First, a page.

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Salivary and plasma cortisol and testosterone responses to interval and tempo runs and a bodyweight-only circuit session in endurance-trained men

Salivary and plasma cortisol and testosterone responses to interval and tempo runs and a bodyweight-only circuit session in endurance-trained men

Tanner, Amy Vivien, Nielsen, Birthe Vejby and Allgrove, Judith (2014) Salivary and plasma cortisol and testosterone responses to interval and tempo runs and a bodyweight-only circuit session in endurance-trained men. Journal of Sports Sciences, 32 (7). pp. 680-689. ISSN 0264-0414 (Print), 1466-447X (Online) (doi:10.1080/02640414.2013.850594)

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Abstract

The aim of this study was to examine the acute response to plasma and salivary cortisol and testosterone to three training protocols. Ten trained endurance athletes participated in three experimental trials, such as interval training (INT), tempo run (TEMP) and bodyweight-only circuit training (CIR), on separate days. Blood and saliva samples were collected pre- and 0, 15, 30 and 60 min post-exercise. Peak post-exercise salivary cortisol was higher than pre-exercise in all trials (P < 0.01). After INT, salivary cortisol remained elevated above pre-exercise than 60 min post-exercise. Salivary testosterone also increased post-exercise in all trials (P < 0.05). Plasma and salivary cortisol were correlated between individuals (r = 0.81, 0.73–0.88) and within individuals (r = 0.81, 0.73–0.87) (P < 0.01). Plasma and salivary testosterone was also correlated between (r = 0.57, 0.43–0.69) and within individuals (r = 0.60, 0.45–0.72), (P < 0.01). Peak cortisol and testosterone levels occurred simultaneously in plasma and saliva, but timing of post-exercise hormone peaks differed between trials and individuals. Further investigation is required to identify the mechanisms eliciting an increase in hormones in response to CIR. Furthermore, saliva is a valid alternative sampling technique for measurement of cortisol, although the complex, individual and situation dependent nature of the hormone response to acute exercise should be considered.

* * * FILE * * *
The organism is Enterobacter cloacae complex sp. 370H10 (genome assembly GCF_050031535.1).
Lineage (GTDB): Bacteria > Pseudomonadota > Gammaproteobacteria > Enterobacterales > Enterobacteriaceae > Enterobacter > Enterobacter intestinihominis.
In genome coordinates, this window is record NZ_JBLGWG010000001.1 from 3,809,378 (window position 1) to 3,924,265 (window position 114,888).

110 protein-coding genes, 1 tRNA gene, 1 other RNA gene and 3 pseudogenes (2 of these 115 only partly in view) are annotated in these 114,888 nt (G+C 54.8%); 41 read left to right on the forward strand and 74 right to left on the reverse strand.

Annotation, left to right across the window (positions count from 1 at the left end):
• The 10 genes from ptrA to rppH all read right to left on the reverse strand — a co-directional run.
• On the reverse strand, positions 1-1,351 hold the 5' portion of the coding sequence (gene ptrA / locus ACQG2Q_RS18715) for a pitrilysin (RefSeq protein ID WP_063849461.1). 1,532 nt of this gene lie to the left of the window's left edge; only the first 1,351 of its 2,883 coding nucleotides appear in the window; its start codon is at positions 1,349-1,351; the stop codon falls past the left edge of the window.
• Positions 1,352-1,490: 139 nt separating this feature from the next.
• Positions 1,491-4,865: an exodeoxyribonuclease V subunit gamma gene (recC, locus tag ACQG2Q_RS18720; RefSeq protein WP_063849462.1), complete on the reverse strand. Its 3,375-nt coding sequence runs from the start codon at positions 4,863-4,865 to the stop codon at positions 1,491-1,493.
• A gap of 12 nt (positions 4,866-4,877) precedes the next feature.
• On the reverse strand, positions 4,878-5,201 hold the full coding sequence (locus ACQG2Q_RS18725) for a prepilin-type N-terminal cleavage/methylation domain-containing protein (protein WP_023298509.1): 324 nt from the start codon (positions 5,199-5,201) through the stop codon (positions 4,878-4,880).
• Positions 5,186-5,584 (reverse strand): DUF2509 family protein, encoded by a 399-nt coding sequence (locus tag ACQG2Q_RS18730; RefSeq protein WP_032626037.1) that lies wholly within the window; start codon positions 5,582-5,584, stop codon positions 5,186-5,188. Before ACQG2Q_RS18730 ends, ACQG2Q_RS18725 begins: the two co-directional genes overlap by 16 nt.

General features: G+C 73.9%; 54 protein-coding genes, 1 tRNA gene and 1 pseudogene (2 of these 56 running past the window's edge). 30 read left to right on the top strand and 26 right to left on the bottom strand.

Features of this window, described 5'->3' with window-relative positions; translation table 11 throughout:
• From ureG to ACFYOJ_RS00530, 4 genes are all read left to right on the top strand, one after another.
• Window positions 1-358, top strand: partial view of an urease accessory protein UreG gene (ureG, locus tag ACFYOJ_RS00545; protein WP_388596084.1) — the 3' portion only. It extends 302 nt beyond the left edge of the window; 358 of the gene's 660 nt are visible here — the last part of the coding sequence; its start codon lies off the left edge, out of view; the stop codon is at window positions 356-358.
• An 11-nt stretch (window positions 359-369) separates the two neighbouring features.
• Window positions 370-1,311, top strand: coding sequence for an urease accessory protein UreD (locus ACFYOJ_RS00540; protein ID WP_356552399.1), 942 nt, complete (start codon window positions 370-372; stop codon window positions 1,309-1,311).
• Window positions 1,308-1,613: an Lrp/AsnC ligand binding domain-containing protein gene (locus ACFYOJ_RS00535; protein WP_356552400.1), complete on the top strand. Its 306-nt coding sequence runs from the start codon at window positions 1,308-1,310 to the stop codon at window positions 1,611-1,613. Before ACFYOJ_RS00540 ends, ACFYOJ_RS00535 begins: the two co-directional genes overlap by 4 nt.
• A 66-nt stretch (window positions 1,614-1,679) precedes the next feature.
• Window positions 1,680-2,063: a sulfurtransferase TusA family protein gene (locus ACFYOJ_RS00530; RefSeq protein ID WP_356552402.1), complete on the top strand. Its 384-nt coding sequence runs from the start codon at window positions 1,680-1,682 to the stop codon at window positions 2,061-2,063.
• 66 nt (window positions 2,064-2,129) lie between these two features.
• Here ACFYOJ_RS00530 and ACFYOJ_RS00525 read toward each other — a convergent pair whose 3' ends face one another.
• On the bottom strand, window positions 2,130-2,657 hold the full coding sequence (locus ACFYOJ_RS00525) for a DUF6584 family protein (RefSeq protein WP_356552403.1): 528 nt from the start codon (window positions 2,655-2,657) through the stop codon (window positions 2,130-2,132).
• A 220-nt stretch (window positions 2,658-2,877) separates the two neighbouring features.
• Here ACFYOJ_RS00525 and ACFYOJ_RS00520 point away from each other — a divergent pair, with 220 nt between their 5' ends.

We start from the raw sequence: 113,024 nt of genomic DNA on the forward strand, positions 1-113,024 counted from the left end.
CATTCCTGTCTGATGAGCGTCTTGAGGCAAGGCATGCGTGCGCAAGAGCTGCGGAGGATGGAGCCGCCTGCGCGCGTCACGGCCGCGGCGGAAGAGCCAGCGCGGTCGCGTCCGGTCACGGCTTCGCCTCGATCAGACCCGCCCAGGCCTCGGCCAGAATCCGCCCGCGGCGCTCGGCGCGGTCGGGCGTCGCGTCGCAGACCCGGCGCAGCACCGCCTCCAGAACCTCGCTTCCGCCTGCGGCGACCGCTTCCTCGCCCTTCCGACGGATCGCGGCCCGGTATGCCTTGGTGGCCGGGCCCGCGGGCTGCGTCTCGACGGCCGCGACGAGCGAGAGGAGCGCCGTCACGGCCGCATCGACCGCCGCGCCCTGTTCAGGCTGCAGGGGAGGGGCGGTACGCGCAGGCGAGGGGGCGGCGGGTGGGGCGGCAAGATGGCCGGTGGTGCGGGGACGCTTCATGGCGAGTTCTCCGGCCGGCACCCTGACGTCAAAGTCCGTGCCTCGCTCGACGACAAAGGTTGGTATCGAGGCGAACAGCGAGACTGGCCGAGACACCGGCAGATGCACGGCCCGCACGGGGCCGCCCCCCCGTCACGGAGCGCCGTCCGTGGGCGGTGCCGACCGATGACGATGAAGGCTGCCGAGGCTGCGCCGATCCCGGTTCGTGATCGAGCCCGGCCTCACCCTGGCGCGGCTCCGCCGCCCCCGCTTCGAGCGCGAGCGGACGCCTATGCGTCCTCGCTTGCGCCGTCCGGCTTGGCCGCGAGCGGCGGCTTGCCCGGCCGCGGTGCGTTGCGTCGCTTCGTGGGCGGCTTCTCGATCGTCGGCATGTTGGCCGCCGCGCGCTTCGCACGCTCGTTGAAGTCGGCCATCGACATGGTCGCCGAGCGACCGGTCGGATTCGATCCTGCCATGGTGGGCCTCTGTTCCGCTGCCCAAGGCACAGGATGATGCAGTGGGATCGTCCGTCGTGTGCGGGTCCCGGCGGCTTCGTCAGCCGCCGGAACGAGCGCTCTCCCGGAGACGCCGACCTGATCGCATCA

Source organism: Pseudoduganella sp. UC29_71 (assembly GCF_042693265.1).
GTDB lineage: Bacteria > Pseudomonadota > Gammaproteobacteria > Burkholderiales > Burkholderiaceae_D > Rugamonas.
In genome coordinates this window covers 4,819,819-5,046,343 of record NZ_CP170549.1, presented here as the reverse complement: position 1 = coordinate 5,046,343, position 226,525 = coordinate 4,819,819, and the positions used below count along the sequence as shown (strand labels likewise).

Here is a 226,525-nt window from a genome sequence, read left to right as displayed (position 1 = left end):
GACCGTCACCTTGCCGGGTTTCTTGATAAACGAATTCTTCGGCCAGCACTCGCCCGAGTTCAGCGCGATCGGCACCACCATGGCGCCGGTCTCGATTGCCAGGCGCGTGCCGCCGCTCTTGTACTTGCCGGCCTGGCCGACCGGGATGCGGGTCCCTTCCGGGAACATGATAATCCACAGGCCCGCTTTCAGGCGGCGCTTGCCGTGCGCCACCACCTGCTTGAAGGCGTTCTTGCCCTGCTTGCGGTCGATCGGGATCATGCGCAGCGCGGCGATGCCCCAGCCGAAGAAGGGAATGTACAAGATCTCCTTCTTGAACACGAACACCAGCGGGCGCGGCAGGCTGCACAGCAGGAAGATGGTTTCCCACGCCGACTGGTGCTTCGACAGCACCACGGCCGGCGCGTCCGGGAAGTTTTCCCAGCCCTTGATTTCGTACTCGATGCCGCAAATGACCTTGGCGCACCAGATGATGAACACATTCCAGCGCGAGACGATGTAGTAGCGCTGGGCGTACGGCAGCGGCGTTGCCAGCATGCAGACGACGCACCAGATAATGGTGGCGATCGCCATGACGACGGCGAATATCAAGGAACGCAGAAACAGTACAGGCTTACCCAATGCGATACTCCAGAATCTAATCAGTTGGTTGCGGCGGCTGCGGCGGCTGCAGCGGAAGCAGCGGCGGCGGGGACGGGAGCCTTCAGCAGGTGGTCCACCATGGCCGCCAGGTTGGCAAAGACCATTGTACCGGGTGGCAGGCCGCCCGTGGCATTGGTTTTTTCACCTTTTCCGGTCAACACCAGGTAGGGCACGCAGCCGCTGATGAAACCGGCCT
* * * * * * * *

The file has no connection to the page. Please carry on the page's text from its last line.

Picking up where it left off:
Item Type: Article
Uncontrolled Keywords: cortisol, testosterone, acute exercise, endurance, hormones
Subjects: G Geography. Anthropology. Recreation > GV Recreation Leisure
Q Science > QP Physiology
Faculty / Department / Research Group: Faculty of Engineering & Science > Department of Pharmaceutical, Chemical & Environmental Sciences
Related URLs:
Last Modified: 27 Apr 2017 09:46
Selected for GREAT 2016: None
Selected for GREAT 2017: GREAT a
Selected for GREAT 2018: None
URI: http://gala.gre.ac.uk/id/eprint/10980

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